Using Discriminant Analysis to Examine Spectral Differences Among Four Tundra Vegetation Communities at Ivotuk, Alaska

Thursday, 18 December 2014
Sara Bratsch, University of Virginia Main Campus, Charlottesville, VA, United States and Howard E Epstein, University of Virginia Main Campus, Environmental Sciences, Charlottesville, VA, United States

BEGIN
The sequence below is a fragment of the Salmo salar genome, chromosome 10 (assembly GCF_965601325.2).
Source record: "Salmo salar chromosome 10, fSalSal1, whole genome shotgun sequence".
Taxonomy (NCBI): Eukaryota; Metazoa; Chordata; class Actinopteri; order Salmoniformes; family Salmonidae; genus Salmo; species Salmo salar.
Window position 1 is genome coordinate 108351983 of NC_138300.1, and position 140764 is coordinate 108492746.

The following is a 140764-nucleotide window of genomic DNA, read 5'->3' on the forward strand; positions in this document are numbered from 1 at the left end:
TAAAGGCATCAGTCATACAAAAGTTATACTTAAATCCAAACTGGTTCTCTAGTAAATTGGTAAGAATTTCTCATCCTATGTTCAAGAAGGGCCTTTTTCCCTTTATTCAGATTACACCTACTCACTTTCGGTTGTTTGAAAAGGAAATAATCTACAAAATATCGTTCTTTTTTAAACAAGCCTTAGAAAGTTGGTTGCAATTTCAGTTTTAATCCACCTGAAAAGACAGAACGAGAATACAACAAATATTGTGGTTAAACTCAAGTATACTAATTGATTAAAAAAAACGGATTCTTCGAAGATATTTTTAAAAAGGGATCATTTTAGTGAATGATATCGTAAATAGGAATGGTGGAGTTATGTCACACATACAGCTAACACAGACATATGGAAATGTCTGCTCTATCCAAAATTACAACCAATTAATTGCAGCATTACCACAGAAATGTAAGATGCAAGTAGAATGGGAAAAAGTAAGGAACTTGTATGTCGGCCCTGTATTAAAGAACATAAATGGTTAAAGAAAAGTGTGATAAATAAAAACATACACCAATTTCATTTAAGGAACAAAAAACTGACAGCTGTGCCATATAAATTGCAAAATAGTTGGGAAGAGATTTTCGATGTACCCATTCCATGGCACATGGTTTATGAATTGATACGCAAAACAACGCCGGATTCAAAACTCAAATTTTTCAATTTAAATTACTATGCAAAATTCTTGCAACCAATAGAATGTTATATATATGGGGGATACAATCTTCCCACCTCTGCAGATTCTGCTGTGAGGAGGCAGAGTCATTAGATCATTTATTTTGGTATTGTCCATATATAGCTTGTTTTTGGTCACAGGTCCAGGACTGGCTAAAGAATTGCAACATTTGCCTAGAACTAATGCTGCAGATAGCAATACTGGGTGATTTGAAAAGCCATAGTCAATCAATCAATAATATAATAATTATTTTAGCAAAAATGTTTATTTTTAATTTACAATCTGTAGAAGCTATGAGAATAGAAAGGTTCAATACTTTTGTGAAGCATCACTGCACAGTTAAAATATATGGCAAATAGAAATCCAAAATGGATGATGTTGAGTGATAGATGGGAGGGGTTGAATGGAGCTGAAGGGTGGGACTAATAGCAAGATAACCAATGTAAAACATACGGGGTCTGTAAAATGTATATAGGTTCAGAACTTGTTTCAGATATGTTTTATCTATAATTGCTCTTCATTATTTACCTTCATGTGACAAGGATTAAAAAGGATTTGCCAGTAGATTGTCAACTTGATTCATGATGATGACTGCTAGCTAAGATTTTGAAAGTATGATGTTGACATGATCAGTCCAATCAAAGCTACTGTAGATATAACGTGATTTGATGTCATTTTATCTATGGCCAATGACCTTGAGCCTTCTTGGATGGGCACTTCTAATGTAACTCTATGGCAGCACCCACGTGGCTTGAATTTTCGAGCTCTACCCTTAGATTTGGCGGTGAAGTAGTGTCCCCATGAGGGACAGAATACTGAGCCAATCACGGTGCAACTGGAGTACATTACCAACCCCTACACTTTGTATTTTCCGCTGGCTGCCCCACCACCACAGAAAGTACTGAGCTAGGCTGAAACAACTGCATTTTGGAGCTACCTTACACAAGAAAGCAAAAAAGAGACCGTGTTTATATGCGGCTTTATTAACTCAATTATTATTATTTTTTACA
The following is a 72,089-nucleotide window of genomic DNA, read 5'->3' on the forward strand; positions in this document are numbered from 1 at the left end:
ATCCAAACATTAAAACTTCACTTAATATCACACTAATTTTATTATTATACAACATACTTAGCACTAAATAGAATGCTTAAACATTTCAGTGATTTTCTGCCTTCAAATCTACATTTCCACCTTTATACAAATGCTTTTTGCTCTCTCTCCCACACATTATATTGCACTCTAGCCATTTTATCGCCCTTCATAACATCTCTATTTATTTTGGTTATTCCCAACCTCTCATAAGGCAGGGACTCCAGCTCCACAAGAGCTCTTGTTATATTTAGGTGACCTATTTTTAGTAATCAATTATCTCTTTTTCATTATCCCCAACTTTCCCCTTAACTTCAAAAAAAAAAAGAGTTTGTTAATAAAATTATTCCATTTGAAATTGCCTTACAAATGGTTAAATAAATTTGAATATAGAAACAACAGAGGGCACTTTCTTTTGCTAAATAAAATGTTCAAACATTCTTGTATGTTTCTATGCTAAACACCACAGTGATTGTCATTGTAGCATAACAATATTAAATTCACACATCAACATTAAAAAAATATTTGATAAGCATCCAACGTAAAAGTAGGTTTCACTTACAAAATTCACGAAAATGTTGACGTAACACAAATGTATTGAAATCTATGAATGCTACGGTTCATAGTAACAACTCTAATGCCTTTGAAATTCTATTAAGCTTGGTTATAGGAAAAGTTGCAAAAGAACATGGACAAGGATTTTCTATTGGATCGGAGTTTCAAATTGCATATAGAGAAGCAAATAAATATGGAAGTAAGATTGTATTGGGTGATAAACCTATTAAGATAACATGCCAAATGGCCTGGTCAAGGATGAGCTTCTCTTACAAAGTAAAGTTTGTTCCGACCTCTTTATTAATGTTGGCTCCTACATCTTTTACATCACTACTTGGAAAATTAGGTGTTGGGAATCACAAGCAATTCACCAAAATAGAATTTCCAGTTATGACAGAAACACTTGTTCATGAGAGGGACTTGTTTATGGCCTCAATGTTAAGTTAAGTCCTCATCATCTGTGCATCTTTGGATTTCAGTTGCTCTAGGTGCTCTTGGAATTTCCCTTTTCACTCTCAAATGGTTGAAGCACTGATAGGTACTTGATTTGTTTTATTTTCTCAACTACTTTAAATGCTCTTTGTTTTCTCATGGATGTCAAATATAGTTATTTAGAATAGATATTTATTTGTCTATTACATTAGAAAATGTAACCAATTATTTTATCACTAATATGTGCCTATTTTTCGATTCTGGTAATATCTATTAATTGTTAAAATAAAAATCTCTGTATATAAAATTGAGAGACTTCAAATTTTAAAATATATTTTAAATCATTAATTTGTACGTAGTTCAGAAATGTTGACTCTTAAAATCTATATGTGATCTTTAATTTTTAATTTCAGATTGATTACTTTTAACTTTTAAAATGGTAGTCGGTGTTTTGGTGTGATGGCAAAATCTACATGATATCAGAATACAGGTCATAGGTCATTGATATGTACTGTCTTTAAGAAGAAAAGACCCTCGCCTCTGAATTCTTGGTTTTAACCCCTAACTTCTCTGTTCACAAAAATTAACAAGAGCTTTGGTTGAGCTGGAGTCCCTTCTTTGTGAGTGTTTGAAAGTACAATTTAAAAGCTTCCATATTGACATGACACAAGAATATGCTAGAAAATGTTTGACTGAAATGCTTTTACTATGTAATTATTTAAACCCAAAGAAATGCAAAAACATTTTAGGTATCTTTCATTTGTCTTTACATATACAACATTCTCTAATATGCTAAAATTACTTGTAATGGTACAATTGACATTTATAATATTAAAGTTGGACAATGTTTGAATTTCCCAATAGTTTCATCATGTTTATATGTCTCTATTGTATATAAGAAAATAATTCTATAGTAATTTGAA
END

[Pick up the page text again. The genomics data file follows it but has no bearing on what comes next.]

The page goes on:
Warming in the Arctic has resulted in changes in the distribution and composition of tundra vegetation in addition to a lengthening of the growing season. Past studies have mapped tundra vegetation at relatively coarse spatial scales; however, vegetation changes in the Arctic are occurring at spatial scales within a few meters. This research uses hyperspectral remote sensing data to differentiate among four vegetation communities at Ivotuk, Alaska (68.49°N, 155.74°W). Ivotuk is located on the North Slope, and is dominated by four plant communities including moist acidic tundra (MAT), moist nonacidic tundra (MNT), mossy tussock tundra (MT), and shrub tundra (ST). Hand-held hyperspectral data were collected during the 1999 growing season (5 June-27 August) at biweekly intervals using narrow, ~1.42 nm wavebands. Only wavebands within 400-1060 nm were used in analysis. Two sets of comparisons were conducted using stepwise discriminant analysis: 1) MNT and ST, and 2) all four tundra plant communities. MNT and ST classification accuracy ranged from 91.3-100%, with 100% classification and cross-validated accuracy occurring on 27 July. Classification accuracy for the overall growing season was 97.9% for MNT and 98.1% for ST. The stepwise function indicated 18 significant bands including 8 near infrared (NIR) and 4 blue bands. MAT, MNT, MT, and ST classification accuracy ranged from 58-100%, with greatest classification accuracy (100%) also occurring during peak growing season on 27 July. Overall classification accuracy for the growing season was 97.6% for MNT, 92% for MT, 84% for ST, and 70.8% for MAT. There were 14 significant bands including 6 NIR and 3 blue bands. The results presented here demonstrate that discriminant analysis can be useful in distinguishing among the dominant tundra vegetation communities in the Arctic, and can potentially help us to better understand and monitor arctic vegetation and ecosystem responses to environmental changes.